6. Elena Wildner Guideline to n-beam scenarios based on radio-active ions • Low-energy beta-beam: relativisticg < 20 • Physics case: neutrino scattering • Medium energy beta-beam: g ~ 100 • EURISOL DS • Today the only detailed study of a beta-beam accelerator complex • High energy beta-beam: g >350 • Take advantage of increased interaction cross-section of neutrinos • Monochromatic neutrino-beam • Take advantage of electron-capture process • High-Q value beta-beam:g ~ 100 Accelerator physicists together with neutrino physicists defined the accelerator case of g=100/100 to be studied first (EURISOL DS). Nufact School 2009

  7. Some scaling useful for Accelerator Physicists • Accelerators can accelerate ions up to Z/A × the proton energy. • L ~ En / Dm2 ~ gQ , Flux ~ L−2 => Flux ~ Q −2 • Cross section ~ En ~ g Q • Merit factor for an experiment at the atmospheric oscillation maximum: M= g /Q • Decay ring length scales ~ g (ion lifetime) Nufact School 2009

  8. Challenges for beta beams • Ion production • Radiation issues and energy deposition • Vacuum • Collimation • Decay ring bunch structure for detector background • Space Charge • Cycle optimization • … Nufact School 2009

  9. To set up a beta beam facility Decay ring Br = 1500 Tm B = ~6 T C = ~6900 m Lss= ~2500 m 6He: g = 100 18Ne: g = 100 Aimed rates: He 2.9 1018 ( 2.0 1013/s after target) Ne 1.1 1018 ( 2.0 1013/s after target) 93 GeV 0.4 GeV 8.7 GeV 1.7 GeV Nufact School 2009 9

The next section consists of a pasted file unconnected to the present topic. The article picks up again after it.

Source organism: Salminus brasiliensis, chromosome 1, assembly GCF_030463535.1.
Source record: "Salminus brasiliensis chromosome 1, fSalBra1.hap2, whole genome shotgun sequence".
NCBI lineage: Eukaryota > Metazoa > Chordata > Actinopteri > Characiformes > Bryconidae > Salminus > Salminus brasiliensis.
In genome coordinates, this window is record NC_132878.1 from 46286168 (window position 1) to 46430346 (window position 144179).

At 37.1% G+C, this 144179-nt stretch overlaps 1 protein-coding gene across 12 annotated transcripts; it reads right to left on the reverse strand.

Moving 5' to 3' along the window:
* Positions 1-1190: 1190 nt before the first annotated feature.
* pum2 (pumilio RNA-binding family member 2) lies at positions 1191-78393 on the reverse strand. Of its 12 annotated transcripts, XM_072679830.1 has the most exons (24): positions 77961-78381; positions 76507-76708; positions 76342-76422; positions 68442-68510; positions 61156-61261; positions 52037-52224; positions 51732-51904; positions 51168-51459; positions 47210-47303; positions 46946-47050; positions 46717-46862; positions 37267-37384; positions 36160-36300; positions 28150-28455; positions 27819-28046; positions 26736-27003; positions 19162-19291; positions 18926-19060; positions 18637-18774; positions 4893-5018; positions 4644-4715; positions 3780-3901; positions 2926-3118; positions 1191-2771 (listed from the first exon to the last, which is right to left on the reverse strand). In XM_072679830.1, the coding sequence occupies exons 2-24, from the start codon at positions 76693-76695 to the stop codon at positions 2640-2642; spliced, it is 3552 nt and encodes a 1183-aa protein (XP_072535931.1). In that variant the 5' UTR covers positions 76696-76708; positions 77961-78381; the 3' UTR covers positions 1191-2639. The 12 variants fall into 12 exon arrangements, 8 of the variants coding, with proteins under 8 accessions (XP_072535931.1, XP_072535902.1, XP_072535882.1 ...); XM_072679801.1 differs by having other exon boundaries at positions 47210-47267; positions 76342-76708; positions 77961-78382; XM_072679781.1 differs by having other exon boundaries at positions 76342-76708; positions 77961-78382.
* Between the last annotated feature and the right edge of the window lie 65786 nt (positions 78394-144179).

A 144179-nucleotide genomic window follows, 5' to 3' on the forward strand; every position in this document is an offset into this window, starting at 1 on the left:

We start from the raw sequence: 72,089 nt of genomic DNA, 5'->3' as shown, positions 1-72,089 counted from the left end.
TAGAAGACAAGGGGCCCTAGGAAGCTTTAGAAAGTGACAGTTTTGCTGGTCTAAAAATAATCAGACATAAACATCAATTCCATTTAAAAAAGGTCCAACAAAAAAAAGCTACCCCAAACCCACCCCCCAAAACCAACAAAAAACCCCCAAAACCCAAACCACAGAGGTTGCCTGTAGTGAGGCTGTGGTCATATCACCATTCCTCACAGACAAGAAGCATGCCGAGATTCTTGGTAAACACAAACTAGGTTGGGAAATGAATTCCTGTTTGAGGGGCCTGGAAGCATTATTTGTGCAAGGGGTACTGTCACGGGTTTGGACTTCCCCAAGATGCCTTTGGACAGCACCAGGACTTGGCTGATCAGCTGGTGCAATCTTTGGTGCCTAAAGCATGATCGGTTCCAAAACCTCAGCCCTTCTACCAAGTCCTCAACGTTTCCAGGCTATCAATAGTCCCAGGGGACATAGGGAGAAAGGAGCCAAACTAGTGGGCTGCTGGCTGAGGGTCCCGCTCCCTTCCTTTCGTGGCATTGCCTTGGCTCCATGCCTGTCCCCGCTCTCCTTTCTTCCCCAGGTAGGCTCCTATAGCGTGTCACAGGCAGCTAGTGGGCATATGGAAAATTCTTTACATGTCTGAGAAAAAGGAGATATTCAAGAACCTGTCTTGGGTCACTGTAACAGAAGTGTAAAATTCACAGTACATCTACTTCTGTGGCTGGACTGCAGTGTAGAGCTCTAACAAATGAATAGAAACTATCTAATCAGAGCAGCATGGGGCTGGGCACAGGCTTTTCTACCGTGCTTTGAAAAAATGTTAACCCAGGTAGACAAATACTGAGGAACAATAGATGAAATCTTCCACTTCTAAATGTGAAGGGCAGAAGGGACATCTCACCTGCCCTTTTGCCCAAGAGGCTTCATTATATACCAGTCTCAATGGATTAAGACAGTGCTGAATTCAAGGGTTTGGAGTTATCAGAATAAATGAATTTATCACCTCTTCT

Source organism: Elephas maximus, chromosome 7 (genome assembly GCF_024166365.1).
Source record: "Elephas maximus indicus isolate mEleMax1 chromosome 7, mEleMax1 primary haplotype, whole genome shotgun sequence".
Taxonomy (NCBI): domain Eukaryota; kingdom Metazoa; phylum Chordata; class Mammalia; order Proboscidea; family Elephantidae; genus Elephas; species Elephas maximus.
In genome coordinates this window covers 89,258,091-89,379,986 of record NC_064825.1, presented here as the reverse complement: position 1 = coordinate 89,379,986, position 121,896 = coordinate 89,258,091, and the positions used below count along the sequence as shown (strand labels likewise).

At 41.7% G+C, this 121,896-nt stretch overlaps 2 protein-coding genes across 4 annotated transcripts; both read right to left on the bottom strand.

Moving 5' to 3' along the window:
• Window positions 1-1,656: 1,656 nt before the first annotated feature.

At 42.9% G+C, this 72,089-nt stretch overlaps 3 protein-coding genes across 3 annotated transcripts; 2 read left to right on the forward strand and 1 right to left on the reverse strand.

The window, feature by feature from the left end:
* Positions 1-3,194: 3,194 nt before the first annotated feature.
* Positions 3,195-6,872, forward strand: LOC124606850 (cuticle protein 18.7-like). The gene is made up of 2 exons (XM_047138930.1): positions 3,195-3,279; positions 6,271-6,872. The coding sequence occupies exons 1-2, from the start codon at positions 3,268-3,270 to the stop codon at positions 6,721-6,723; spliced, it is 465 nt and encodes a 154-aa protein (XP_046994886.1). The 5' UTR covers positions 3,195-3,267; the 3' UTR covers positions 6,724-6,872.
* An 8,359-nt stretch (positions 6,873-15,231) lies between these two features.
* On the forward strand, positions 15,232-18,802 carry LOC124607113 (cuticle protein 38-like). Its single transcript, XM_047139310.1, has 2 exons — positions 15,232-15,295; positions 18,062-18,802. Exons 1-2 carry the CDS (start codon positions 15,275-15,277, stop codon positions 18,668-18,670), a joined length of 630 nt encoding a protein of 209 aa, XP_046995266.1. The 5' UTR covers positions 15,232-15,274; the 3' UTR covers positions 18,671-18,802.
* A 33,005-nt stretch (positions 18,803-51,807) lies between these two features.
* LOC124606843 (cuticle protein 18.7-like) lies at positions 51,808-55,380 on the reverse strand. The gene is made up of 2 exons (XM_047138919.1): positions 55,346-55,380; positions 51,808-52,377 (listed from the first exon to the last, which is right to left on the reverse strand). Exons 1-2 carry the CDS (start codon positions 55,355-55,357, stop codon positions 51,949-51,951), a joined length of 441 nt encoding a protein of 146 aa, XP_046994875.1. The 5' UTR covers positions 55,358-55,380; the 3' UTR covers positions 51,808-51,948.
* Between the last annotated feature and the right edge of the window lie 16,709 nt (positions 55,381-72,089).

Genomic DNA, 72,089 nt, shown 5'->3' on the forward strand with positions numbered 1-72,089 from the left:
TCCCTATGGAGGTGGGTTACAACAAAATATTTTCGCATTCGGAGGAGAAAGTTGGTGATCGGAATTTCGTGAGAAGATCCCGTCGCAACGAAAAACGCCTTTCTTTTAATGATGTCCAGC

10. ISOL, 6He/18Ne and 8B/8Li 6He • Tests of BeO at 3 kW at ISOLDE, analysis ongoing, encourageing! • 2 GeV on water-cooled W 18Ne • To be studied (Frame-work, Priority?) • 4MW, 1 GeV on Hg? • Rotating/multiple targets/large beams (Ta, W)? 8Li • Similarities with 6He: should be possible • To be measured 8B • No beam ever produced • Many ideas exist. Need development (Frame-work, Priority?) • B is reactive (difficulties to get it out of the target) Nufact School 2009 10

  11. Ion production (overview) Aimed: He 2.9 1018 (2.0 1013/s after target) Ne 1.1 1018 (2.0 1013/s after target) Courtesy M. Lindroos N.B. Nuclear Physics has limited interest in those elements ->> Production rates not pushed! ISOL method at 1-2 GeV (200 kW) • >1 10136He per second • <8 101118Ne per second • Studied within EURISOL Direct production • >1 1013 (?) 6He per second • 1 101318Ne per second • 8Li ? • Studied at LLN, Soreq, WI and GANIL Production ring • 1014 (?) 8Li • >1013 (?) 8B • Will be studied Within EUROn Nufact School 2009 11

  12. In-flight and ISOL “ISOL: Such an instrument is essentially a target, ion source and an electromagnetic mass analyzer coupled in series. The apparatus is said to be in-flight when the material analyzed is directly the target of a nuclear bombardment, where reaction products of interest formed during the irradiation are slowed down and stopped in the system. H. Ravn and B.Allardyce, 1989, Treatise on heavy ion science In-Flight: ISOL: Post system Gas catcher Driver-beam Thin target Thick hot ISOL target Nufact School 2009